Discover Nikkei Logo

A letter to Virginia


Who and what’s to blame? That is not the question.

The Virginia Tech tragedy was indeed a tragedy. No amount of condolences will alleviate the grief of the 33 lives lost on April 17, 2007.

I can’t help but feel frustrated. Frustrated with the responses of intelligent American voices on radio and television airwaves discussing what could have been if Sueng-hui Cho was committed to a mental institution months or years prior; if Virginia Tech campus security and Blacksburg Police had taken “better” precautionary measures in the two hours before the second shooting. I’m frustrated that these voices pervade national airwaves and make it seem as though they represent the majority of what Americans think and feel. Why is there such an urgency to analyze the past?

The easier way out of life’s difficulties is to desensitize oneself from the situation, pass the time, and wait until one eventually forgets. This was how I responded to the Columbine High School tragedy in 1999.

I was in the 10th grade when the shootings at Columbine High School occurred on April 20, 1999. In response to the tragedy, my teachers facilitated discussions about the shootings that week in our classes. They discussed how it was bad to exclude peers and make people feel unimportant. The talkative students shared how they remembered treating former classmates poorly while others—those who were probably the victims of exclusion—stayed quiet. The facilitated discussions seemed to be a way to relieve the former offenders from their guilt. Some of my classmates revealed their guilt in their facial expressions. While the shock of the tragedy made me sad and angry, I didn’t share my feelings with the class because I didn’t think what I felt would matter to anyone. I was one of those people who always felt excluded in high school. In time and by the end of the semester, people forgot and moved on. I did too.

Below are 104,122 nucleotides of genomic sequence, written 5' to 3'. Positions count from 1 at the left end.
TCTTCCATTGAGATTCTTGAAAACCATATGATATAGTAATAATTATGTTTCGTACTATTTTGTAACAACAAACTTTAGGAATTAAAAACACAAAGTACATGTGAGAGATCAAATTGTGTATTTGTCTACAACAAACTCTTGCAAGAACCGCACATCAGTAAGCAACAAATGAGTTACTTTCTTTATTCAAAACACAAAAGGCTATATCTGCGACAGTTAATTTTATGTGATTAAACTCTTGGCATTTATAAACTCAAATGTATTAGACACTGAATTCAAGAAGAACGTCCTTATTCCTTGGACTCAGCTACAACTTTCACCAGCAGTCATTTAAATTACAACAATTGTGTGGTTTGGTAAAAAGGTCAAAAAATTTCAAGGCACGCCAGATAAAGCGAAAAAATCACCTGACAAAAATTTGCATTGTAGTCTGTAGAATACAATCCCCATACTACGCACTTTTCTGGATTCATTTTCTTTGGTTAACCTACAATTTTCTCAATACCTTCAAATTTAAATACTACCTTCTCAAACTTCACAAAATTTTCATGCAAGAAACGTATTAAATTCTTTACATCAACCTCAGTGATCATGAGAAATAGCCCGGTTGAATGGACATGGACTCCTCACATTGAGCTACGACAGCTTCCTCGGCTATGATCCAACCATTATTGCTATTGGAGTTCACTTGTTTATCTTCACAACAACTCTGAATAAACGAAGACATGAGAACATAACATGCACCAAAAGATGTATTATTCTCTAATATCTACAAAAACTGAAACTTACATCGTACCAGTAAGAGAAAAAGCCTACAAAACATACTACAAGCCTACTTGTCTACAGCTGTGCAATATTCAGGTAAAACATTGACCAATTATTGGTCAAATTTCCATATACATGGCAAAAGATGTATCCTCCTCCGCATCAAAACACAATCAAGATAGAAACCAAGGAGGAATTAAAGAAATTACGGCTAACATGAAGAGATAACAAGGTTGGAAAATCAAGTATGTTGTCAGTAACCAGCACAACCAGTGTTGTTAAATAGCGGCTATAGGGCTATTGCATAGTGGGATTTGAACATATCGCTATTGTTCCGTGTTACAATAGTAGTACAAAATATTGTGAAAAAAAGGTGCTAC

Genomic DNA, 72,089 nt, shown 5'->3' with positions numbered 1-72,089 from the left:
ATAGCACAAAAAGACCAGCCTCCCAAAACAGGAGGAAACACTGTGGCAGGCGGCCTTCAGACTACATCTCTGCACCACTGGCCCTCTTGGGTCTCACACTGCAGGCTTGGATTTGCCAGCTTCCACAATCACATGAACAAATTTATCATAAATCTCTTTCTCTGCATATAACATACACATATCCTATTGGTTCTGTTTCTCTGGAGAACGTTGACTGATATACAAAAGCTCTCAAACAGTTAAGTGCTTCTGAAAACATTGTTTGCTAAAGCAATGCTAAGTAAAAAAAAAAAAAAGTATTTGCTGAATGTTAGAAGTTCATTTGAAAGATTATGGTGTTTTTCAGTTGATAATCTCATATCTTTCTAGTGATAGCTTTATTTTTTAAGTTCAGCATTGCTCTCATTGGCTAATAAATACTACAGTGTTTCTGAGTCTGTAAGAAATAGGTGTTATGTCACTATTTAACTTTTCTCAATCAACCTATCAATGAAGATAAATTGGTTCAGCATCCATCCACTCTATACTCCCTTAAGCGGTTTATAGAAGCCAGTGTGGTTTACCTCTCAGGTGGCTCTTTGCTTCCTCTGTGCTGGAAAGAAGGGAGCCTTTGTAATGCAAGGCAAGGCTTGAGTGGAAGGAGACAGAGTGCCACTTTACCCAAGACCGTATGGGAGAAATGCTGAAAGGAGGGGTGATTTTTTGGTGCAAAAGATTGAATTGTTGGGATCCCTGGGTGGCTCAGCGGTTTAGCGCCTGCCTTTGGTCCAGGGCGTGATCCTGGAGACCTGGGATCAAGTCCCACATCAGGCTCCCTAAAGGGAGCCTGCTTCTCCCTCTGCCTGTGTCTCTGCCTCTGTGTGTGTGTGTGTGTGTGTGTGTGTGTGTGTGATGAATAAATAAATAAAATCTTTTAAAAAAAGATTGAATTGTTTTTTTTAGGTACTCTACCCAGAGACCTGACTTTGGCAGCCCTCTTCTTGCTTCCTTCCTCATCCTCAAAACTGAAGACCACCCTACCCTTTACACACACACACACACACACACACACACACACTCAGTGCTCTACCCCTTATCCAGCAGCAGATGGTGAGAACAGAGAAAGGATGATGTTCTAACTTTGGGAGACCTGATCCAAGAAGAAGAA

Waiting it out and moving on, however, clearly has not resolved the issue.

The feeling of unworthiness—of being unheard and feeling unimportant—is no different from what the Columbine killers and Seung-hui Cho probably felt. What one resorts to, however, for attention on the matter of society’s ignorance to society, depends on the individual. Unfortunately, it cannot be predicted, prevented or controlled. For the guilty parties at Columbine and Virginia Tech, we’ll never know what drove them to the final act of their lives and those they took.

I’m still in the process of figuring out what questions to ask. So far, I have optimism on my side and the future to look forward to.

© 2007 Victoria Kraus

About this series

"Half Enough" is Victoria's first regular column series. Opinions expressed in this column are not necessarily those of Discover Nikkei.

Learn More
About the Author

Victoria Kraus is a former Web Editor for She is a half Japanese half Caucasian currently residing in the predominantly Hispanic neighborhood of Boyle Heights in Los Angeles. She graduated from Soka University of America with a Bachelor's degree in Liberal Arts.

Updated October 2008

Explore more stories! Learn more about Nikkei around the world by searching our vast archive. Explore the Journal
We’re looking for stories like yours! Submit your article, essay, fiction, or poetry to be included in our archive of global Nikkei stories. Learn More
Discover Nikkei brandmark New Site Design See exciting new changes to Discover Nikkei. Find out what’s new and what’s coming soon! Learn More

Discover Nikkei Updates

Nikkei Names 2: Grace, Graça, Graciela, Megumi?
What’s in a name? Share the story of your name with our community. Submissions now open!
Nikkei Uncovered IV: a poetry reading
Join us virtually and enjoy poetry by Matthew Mejia, Christine Kitano, and Mia Ayumi Malholtra.
See exciting new changes to Discover Nikkei. Find out what’s new and what’s coming soon!